Director: Lau Kar Leung
Starring: Gordon Liu, Kara Hui, Wang Lung Wei, Hou Hsiao, Feng Ku
Directed by the legendary Lau Kar Leung, Martial Club tells the tale of two, formerly rival, martial arts schools who find themselves allies against a dishonest training hall using a powerful fighter for protection. As the heirs to the schools train to improve themselves, they come closer to a confrontation with the great fighter and try to prove that he is being manipulated by the leaders of the nefarious school.
Offering a unique take on the Wong Fei-Hong film legend, Gordon Liu stars as our famous warrior from Po Chi Lam. His version is a decidedly less righteous version than is typical, but this does not make the film any less entertaining than others. Notorious character act Wang Lung Wei plays against type as Master Shan, a surprisingly noble and righteous antagonist. The lovely Kara Hui displays her typical charm and considerable abilities in a few scenes, but the brunt of the film lies in the comedic and martial skills of Wang, Liu, and Guk Fung.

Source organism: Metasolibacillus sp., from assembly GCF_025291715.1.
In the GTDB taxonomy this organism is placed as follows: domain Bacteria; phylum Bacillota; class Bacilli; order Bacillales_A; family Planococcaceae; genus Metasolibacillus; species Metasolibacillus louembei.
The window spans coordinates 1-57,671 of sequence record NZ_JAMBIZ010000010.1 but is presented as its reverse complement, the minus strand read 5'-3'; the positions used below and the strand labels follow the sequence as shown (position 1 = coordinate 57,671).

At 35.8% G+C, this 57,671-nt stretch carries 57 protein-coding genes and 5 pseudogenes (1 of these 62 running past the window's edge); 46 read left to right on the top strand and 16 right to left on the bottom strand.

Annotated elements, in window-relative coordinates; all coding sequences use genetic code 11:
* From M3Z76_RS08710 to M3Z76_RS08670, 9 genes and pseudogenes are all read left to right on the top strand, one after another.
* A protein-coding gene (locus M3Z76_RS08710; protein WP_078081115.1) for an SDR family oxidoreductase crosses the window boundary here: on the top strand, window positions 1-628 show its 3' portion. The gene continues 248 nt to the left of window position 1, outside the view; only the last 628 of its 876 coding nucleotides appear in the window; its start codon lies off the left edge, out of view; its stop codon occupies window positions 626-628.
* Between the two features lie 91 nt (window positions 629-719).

The film is among the better shot of the Shaw Bros. stage productions, with familiar sets and a variety of locales. Its, generally, late vintage also demonstrates a noted improvement in action choreography, when compared to similarly themed films in the previous decade. The feature of lion dance fight is beautifully realized on film and makes for one of the more inventive action sequences in the Shaw Bros. library. With the use of lion dancing, the music is, as expected, very good; it’s use of traditional instruments and songs greatly complimenting the action on screen.
For the kung fu fans, the film features three stand-out fights; the opening lion dance fight at the film’s beginning, a mayhem packed theater fight between rival schools, and the excellent Liu vs. Wang alley fight which demonstrates many varying techniques and the brilliant use of shrinking environments to create inventive choreography.
Martial Club is definitely one of the underrated Shaw Bros. films. Despite the great stars, inventive choreography, and generally, solid comedy, it just doesn’t seem to get the love that many of its other contemporary Shaw Bros. films receive. I honestly blame the lack of bloodshed for its lack of notoriety. While hardly the best in Leung’s or Liu’s career, it is a solid entry and very entertaining. A title that many casual fans would overlook, many would do well to check this ‘must see’ Shaw Bros. film off of their ‘to see’ list.
You may enjoy this film if you liked: Heroes of the East, Cat Vs. Rat, and Snake in the Eagle’s Shadow